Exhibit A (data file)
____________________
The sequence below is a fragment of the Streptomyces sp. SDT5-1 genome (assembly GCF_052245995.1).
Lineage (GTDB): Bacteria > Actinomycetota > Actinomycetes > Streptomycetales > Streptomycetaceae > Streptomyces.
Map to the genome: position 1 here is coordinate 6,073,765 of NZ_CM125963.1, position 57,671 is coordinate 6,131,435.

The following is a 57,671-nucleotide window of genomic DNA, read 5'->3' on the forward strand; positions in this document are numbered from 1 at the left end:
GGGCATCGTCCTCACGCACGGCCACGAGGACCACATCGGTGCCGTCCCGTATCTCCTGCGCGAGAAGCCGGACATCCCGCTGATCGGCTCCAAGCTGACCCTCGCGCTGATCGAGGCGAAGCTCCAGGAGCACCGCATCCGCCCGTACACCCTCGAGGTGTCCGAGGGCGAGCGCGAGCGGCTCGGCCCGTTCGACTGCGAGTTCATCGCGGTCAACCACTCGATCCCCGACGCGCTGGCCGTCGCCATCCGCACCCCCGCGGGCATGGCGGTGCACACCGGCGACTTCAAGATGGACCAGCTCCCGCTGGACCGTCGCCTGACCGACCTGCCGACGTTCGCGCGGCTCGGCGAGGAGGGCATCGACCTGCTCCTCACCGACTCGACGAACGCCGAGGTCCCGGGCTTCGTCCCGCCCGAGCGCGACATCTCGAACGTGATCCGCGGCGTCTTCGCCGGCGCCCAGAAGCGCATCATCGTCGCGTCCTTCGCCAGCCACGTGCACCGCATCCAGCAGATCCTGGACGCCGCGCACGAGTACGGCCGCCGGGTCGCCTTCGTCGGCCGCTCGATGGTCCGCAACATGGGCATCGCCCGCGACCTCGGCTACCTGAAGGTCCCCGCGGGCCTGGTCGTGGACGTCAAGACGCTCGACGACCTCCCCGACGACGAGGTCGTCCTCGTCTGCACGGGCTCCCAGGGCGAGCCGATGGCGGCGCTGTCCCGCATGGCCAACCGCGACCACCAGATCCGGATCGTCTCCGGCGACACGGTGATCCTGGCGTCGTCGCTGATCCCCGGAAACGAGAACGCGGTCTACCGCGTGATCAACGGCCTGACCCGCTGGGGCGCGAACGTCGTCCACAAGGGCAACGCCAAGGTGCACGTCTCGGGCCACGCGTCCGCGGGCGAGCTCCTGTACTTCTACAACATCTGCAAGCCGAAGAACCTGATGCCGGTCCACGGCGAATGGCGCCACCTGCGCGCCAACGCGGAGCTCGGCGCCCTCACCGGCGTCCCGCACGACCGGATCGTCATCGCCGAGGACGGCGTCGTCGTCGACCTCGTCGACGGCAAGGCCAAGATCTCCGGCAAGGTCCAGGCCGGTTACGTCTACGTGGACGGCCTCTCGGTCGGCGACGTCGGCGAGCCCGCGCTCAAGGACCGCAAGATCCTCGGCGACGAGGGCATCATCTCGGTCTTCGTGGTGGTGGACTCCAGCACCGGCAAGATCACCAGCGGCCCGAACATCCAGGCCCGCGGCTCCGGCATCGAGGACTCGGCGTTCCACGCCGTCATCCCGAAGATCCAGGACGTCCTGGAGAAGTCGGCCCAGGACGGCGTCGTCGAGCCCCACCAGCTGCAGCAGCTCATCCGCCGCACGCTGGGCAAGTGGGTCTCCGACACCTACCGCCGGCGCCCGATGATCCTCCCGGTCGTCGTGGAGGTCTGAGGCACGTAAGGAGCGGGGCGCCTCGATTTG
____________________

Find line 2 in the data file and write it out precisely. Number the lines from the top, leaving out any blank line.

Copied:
Lineage (GTDB): Bacteria > Actinomycetota > Actinomycetes > Streptomycetales > Streptomycetaceae > Streptomyces.